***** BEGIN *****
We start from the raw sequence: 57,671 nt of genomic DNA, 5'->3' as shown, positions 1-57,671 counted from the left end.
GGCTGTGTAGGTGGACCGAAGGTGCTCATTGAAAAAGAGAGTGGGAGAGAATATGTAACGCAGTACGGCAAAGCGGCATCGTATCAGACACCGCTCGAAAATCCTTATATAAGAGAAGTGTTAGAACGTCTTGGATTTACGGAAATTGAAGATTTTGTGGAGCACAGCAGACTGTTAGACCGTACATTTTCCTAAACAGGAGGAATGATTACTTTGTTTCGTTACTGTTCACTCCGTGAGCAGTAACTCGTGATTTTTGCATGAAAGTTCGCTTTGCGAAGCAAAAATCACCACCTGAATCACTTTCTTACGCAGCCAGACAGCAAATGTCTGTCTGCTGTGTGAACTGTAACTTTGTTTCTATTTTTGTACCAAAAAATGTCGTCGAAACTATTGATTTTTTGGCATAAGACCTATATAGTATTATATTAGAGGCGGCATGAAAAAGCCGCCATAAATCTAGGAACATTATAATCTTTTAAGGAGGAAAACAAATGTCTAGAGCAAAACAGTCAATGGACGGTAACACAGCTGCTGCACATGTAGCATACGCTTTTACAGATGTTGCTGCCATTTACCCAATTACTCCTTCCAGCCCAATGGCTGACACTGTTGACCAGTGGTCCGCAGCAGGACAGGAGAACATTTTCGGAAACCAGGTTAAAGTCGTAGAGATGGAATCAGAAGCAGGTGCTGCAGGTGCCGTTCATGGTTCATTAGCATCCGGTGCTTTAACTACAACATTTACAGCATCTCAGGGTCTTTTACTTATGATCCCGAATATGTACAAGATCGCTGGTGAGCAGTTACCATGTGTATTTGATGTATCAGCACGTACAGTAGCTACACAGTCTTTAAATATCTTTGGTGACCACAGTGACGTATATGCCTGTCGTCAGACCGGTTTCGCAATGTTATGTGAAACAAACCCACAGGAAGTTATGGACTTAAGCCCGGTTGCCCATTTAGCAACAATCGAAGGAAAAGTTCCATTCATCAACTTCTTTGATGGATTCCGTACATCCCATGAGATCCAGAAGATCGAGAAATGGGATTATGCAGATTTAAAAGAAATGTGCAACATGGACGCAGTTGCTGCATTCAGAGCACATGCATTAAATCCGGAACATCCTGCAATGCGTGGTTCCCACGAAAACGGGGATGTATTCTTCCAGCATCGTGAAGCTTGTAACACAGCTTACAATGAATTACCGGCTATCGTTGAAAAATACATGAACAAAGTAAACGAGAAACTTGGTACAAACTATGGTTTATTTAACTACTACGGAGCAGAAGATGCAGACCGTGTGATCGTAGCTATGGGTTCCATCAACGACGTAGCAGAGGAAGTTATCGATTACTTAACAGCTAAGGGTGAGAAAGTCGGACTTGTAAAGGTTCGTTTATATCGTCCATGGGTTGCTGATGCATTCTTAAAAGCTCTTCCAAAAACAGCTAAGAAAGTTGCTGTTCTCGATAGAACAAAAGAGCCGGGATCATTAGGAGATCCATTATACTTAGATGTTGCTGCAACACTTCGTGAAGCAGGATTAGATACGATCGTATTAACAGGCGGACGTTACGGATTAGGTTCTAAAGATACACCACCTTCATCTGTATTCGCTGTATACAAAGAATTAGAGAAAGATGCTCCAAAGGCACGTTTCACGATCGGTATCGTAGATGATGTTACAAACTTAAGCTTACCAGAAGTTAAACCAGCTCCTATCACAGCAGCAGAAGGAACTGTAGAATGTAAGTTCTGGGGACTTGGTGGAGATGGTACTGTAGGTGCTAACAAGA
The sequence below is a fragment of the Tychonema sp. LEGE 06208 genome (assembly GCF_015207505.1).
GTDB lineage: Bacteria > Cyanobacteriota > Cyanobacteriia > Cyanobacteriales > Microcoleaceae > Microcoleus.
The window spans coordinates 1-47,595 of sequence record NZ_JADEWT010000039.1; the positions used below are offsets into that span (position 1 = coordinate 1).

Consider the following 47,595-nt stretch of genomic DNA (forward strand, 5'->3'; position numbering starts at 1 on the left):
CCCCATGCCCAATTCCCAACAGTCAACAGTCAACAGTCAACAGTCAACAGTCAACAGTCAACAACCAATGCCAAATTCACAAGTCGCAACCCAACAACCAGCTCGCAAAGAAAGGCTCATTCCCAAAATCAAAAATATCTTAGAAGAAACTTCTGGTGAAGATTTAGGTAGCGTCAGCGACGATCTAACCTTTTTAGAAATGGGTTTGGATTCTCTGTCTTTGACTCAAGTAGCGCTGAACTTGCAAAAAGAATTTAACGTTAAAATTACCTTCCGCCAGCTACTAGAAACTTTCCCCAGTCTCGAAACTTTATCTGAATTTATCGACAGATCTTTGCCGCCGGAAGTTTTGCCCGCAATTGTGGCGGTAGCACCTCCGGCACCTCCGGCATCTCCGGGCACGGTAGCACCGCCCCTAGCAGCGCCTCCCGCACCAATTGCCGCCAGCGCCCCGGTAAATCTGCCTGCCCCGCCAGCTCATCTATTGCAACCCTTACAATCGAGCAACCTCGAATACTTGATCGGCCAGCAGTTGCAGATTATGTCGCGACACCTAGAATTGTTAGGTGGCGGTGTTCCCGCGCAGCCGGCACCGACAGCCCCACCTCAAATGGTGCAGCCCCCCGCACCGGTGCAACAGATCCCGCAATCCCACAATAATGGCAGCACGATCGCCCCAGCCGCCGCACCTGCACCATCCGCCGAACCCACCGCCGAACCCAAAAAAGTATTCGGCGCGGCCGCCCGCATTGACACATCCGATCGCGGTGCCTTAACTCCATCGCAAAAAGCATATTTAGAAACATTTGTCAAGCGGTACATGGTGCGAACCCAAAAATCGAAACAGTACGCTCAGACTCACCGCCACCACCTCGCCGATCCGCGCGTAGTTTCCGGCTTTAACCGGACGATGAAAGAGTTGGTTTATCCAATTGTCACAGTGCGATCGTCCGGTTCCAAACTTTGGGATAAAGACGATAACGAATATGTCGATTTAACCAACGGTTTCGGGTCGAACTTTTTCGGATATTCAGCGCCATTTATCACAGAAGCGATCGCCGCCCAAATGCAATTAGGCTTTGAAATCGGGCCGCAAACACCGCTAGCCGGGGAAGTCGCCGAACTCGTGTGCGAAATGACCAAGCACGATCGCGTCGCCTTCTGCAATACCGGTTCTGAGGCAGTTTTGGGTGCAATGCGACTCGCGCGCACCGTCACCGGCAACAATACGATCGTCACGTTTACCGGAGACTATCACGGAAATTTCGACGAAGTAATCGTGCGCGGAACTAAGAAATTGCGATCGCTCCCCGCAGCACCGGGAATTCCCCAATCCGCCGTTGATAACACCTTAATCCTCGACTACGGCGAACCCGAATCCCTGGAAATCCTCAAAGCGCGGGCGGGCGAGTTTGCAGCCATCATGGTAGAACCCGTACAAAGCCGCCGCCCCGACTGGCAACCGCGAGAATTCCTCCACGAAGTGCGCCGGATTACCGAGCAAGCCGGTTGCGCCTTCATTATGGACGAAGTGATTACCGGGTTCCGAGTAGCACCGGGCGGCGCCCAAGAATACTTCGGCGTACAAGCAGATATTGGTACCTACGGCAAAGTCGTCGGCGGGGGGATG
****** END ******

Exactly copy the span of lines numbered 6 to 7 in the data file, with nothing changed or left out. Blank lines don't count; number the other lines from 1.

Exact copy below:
Consider the following 47,595-nt stretch of genomic DNA (forward strand, 5'->3'; position numbering starts at 1 on the left):
CCCCATGCCCAATTCCCAACAGTCAACAGTCAACAGTCAACAGTCAACAGTCAACAGTCAACAACCAATGCCAAATTCACAAGTCGCAACCCAACAACCAGCTCGCAAAGAAAGGCTCATTCCCAAAATCAAAAATATCTTAGAAGAAACTTCTGGTGAAGATTTAGGTAGCGTCAGCGACGATCTAACCTTTTTAGAAATGGGTTTGGATTCTCTGTCTTTGACTCAAGTAGCGCTGAACTTGCAAAAAGAATTTAACGTTAAAATTACCTTCCGCCAGCTACTAGAAACTTTCCCCAGTCTCGAAACTTTATCTGAATTTATCGACAGATCTTTGCCGCCGGAAGTTTTGCCCGCAATTGTGGCGGTAGCACCTCCGGCACCTCCGGCATCTCCGGGCACGGTAGCACCGCCCCTAGCAGCGCCTCCCGCACCAATTGCCGCCAGCGCCCCGGTAAATCTGCCTGCCCCGCCAGCTCATCTATTGCAACCCTTACAATCGAGCAACCTCGAATACTTGATCGGCCAGCAGTTGCAGATTATGTCGCGACACCTAGAATTGTTAGGTGGCGGTGTTCCCGCGCAGCCGGCACCGACAGCCCCACCTCAAATGGTGCAGCCCCCCGCACCGGTGCAACAGATCCCGCAATCCCACAATAATGGCAGCACGATCGCCCCAGCCGCCGCACCTGCACCATCCGCCGAACCCACCGCCGAACCCAAAAAAGTATTCGGCGCGGCCGCCCGCATTGACACATCCGATCGCGGTGCCTTAACTCCATCGCAAAAAGCATATTTAGAAACATTTGTCAAGCGGTACATGGTGCGAACCCAAAAATCGAAACAGTACGCTCAGACTCACCGCCACCACCTCGCCGATCCGCGCGTAGTTTCCGGCTTTAACCGGACGATGAAAGAGTTGGTTTATCCAATTGTCACAGTGCGATCGTCCGGTTCCAAACTTTGGGATAAAGACGATAACGAATATGTCGATTTAACCAACGGTTTCGGGTCGAACTTTTTCGGATATTCAGCGCCATTTATCACAGAAGCGATCGCCGCCCAAATGCAATTAGGCTTTGAAATCGGGCCGCAAACACCGCTAGCCGGGGAAGTCGCCGAACTCGTGTGCGAAATGACCAAGCACGATCGCGTCGCCTTCTGCAATACCGGTTCTGAGGCAGTTTTGGGTGCAATGCGACTCGCGCGCACCGTCACCGGCAACAATACGATCGTCACGTTTACCGGAGACTATCACGGAAATTTCGACGAAGTAATCGTGCGCGGAACTAAGAAATTGCGATCGCTCCCCGCAGCACCGGGAATTCCCCAATCCGCCGTTGATAACACCTTAATCCTCGACTACGGCGAACCCGAATCCCTGGAAATCCTCAAAGCGCGGGCGGGCGAGTTTGCAGCCATCATGGTAGAACCCGTACAAAGCCGCCGCCCCGACTGGCAACCGCGAGAATTCCTCCACGAAGTGCGCCGGATTACCGAGCAAGCCGGTTGCGCCTTCATTATGGACGAAGTGATTACCGGGTTCCGAGTAGCACCGGGCGGCGCCCAAGAATACTTCGGCGTACAAGCAGATATTGGTACCTACGGCAAAGTCGTCGGCGGGGGGATG